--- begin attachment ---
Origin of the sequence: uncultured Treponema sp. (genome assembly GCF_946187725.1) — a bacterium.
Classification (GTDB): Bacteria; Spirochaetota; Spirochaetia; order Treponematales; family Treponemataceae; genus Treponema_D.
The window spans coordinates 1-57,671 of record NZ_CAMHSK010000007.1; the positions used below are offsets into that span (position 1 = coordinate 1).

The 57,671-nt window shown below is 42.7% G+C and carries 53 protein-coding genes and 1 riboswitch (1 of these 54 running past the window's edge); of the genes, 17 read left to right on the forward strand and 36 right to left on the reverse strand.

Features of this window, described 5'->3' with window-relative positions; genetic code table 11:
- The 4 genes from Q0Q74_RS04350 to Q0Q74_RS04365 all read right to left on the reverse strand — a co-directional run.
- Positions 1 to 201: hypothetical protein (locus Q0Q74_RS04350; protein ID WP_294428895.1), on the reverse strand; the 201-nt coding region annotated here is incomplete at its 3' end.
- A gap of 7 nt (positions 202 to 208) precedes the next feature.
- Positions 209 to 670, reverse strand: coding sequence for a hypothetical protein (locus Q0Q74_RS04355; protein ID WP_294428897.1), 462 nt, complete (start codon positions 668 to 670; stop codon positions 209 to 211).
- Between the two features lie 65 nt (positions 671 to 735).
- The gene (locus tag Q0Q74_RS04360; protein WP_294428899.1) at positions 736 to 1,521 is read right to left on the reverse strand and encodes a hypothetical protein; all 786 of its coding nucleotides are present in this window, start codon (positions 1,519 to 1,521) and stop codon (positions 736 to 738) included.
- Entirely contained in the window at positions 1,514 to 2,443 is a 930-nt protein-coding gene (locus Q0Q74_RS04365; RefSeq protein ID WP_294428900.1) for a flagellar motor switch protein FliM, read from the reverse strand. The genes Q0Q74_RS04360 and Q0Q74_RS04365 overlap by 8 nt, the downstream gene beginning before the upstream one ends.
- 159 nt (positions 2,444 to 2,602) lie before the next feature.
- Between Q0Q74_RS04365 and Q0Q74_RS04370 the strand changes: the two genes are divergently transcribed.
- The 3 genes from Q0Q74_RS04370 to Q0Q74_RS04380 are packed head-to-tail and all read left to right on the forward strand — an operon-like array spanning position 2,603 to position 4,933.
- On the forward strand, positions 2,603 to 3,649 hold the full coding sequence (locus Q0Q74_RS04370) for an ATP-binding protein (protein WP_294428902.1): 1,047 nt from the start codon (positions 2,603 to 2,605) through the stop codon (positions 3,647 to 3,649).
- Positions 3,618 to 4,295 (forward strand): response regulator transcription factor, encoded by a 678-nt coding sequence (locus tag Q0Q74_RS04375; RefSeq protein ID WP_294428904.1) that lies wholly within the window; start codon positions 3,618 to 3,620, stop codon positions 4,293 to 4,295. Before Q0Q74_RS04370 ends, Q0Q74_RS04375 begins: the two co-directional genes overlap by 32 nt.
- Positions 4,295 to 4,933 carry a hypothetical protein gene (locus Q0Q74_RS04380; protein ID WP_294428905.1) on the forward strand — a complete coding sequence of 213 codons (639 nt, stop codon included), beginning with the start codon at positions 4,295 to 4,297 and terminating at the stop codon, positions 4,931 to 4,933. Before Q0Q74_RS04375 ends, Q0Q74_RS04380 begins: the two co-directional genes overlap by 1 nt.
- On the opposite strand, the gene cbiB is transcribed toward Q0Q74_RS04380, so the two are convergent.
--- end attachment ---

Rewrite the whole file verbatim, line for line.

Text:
Origin of the sequence: uncultured Treponema sp. (genome assembly GCF_946187725.1) — a bacterium.
Classification (GTDB): Bacteria; Spirochaetota; Spirochaetia; order Treponematales; family Treponemataceae; genus Treponema_D.
The window spans coordinates 1-57,671 of record NZ_CAMHSK010000007.1; the positions used below are offsets into that span (position 1 = coordinate 1).

The 57,671-nt window shown below is 42.7% G+C and carries 53 protein-coding genes and 1 riboswitch (1 of these 54 running past the window's edge); of the genes, 17 read left to right on the forward strand and 36 right to left on the reverse strand.

Features of this window, described 5'->3' with window-relative positions; genetic code table 11:
- The 4 genes from Q0Q74_RS04350 to Q0Q74_RS04365 all read right to left on the reverse strand — a co-directional run.
- Positions 1 to 201: hypothetical protein (locus Q0Q74_RS04350; protein ID WP_294428895.1), on the reverse strand; the 201-nt coding region annotated here is incomplete at its 3' end.
- A gap of 7 nt (positions 202 to 208) precedes the next feature.
- Positions 209 to 670, reverse strand: coding sequence for a hypothetical protein (locus Q0Q74_RS04355; protein ID WP_294428897.1), 462 nt, complete (start codon positions 668 to 670; stop codon positions 209 to 211).
- Between the two features lie 65 nt (positions 671 to 735).
- The gene (locus tag Q0Q74_RS04360; protein WP_294428899.1) at positions 736 to 1,521 is read right to left on the reverse strand and encodes a hypothetical protein; all 786 of its coding nucleotides are present in this window, start codon (positions 1,519 to 1,521) and stop codon (positions 736 to 738) included.
- Entirely contained in the window at positions 1,514 to 2,443 is a 930-nt protein-coding gene (locus Q0Q74_RS04365; RefSeq protein ID WP_294428900.1) for a flagellar motor switch protein FliM, read from the reverse strand. The genes Q0Q74_RS04360 and Q0Q74_RS04365 overlap by 8 nt, the downstream gene beginning before the upstream one ends.
- 159 nt (positions 2,444 to 2,602) lie before the next feature.
- Between Q0Q74_RS04365 and Q0Q74_RS04370 the strand changes: the two genes are divergently transcribed.
- The 3 genes from Q0Q74_RS04370 to Q0Q74_RS04380 are packed head-to-tail and all read left to right on the forward strand — an operon-like array spanning position 2,603 to position 4,933.
- On the forward strand, positions 2,603 to 3,649 hold the full coding sequence (locus Q0Q74_RS04370) for an ATP-binding protein (protein WP_294428902.1): 1,047 nt from the start codon (positions 2,603 to 2,605) through the stop codon (positions 3,647 to 3,649).
- Positions 3,618 to 4,295 (forward strand): response regulator transcription factor, encoded by a 678-nt coding sequence (locus tag Q0Q74_RS04375; RefSeq protein ID WP_294428904.1) that lies wholly within the window; start codon positions 3,618 to 3,620, stop codon positions 4,293 to 4,295. Before Q0Q74_RS04370 ends, Q0Q74_RS04375 begins: the two co-directional genes overlap by 32 nt.
- Positions 4,295 to 4,933 carry a hypothetical protein gene (locus Q0Q74_RS04380; protein ID WP_294428905.1) on the forward strand — a complete coding sequence of 213 codons (639 nt, stop codon included), beginning with the start codon at positions 4,295 to 4,297 and terminating at the stop codon, positions 4,931 to 4,933. Before Q0Q74_RS04375 ends, Q0Q74_RS04380 begins: the two co-directional genes overlap by 1 nt.
- On the opposite strand, the gene cbiB is transcribed toward Q0Q74_RS04380, so the two are convergent.